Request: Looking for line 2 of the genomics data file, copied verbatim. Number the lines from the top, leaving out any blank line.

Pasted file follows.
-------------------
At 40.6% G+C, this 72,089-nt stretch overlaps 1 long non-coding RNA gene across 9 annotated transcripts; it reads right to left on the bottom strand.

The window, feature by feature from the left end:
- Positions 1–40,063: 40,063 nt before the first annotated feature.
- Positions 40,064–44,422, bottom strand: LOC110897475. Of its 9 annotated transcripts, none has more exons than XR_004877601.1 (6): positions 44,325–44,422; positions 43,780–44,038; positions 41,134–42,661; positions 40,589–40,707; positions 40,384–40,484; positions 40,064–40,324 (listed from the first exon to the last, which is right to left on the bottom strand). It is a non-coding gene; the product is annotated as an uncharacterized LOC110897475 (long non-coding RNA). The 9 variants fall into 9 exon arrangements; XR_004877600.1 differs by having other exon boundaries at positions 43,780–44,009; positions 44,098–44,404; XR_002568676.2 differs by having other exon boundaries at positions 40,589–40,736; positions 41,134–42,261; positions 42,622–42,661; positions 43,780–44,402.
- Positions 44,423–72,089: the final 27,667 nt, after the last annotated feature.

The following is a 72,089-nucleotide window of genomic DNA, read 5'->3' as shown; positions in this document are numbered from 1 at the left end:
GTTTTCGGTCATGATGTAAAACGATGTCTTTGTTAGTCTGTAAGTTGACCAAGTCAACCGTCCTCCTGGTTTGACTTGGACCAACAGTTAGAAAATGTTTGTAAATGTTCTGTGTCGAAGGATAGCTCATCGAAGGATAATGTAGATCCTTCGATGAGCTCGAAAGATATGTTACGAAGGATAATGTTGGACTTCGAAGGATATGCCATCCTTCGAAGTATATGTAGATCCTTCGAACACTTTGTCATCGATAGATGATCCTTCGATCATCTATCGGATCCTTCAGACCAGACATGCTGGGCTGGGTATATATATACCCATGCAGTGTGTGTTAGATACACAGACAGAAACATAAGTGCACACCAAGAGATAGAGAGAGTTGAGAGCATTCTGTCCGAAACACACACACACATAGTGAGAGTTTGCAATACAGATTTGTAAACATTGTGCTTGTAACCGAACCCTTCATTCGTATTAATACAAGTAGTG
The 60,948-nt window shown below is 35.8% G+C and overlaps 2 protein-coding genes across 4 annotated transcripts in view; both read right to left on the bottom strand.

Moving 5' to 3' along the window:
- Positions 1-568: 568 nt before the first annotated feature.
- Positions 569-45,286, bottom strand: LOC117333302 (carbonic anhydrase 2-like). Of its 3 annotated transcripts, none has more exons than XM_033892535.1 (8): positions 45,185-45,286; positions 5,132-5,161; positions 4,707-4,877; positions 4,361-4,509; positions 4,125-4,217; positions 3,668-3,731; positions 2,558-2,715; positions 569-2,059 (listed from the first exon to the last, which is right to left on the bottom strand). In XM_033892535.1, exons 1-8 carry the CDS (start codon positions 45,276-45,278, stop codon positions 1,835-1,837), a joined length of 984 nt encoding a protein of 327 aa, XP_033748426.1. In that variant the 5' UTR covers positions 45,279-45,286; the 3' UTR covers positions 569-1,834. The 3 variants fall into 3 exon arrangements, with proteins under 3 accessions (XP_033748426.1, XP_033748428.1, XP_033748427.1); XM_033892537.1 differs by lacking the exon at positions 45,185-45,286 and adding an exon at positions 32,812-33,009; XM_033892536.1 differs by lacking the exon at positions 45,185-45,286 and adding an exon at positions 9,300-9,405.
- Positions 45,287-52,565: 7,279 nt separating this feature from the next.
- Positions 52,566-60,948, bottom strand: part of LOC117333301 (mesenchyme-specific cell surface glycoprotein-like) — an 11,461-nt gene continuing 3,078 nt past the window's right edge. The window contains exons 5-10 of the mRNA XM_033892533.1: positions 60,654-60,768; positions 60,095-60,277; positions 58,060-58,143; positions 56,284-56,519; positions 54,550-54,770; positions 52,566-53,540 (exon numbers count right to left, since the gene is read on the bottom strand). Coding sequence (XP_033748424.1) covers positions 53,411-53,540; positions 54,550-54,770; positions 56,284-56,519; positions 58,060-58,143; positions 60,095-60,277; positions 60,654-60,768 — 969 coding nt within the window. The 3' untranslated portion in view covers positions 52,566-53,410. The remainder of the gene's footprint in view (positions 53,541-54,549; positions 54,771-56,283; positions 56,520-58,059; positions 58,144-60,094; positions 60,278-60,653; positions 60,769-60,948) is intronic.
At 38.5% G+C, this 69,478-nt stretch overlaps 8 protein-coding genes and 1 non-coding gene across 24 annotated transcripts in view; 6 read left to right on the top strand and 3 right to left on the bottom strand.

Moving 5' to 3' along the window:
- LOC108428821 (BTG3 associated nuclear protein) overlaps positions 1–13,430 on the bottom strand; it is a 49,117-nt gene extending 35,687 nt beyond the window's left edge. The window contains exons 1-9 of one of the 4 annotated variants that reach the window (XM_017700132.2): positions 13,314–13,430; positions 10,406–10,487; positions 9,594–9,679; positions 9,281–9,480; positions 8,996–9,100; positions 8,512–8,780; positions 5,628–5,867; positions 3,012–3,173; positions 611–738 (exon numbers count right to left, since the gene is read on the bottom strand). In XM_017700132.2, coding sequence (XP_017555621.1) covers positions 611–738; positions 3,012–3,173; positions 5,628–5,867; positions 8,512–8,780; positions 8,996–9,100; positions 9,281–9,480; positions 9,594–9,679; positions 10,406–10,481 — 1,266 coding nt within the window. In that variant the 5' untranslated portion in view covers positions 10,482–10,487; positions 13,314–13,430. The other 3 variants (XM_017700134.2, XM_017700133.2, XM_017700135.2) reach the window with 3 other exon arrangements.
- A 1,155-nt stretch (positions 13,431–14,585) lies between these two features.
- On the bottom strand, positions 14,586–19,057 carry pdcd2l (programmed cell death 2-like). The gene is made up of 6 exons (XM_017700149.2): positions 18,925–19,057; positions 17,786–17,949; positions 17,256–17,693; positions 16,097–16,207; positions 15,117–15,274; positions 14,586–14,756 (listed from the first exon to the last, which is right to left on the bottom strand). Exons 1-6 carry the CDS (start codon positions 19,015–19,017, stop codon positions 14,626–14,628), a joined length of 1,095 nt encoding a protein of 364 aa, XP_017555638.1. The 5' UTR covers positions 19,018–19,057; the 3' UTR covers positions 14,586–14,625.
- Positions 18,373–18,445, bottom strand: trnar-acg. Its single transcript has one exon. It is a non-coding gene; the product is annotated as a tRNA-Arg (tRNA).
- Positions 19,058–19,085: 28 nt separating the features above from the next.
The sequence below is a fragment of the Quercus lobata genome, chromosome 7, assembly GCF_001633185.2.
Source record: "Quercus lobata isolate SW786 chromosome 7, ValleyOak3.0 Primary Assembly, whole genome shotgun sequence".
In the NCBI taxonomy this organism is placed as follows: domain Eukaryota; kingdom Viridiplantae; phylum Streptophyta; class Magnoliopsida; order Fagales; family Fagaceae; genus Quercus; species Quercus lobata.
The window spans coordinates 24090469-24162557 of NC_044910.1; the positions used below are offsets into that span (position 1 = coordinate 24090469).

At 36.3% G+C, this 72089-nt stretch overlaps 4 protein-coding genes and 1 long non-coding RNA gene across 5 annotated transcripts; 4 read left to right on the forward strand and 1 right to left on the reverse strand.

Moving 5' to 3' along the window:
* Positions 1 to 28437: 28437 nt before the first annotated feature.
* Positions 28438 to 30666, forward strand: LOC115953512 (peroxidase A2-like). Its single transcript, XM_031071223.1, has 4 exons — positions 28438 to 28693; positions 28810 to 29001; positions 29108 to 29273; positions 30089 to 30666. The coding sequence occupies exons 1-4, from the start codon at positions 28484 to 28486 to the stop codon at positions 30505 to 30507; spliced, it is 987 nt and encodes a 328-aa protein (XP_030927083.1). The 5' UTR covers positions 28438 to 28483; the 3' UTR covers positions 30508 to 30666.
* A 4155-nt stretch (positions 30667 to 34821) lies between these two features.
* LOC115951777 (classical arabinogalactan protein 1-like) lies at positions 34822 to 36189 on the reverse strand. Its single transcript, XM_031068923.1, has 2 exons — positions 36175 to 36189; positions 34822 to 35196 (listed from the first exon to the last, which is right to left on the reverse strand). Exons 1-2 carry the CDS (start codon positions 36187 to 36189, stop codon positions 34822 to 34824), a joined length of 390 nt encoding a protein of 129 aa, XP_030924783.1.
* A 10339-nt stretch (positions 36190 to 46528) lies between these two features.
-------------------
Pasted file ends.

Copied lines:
The window, feature by feature from the left end: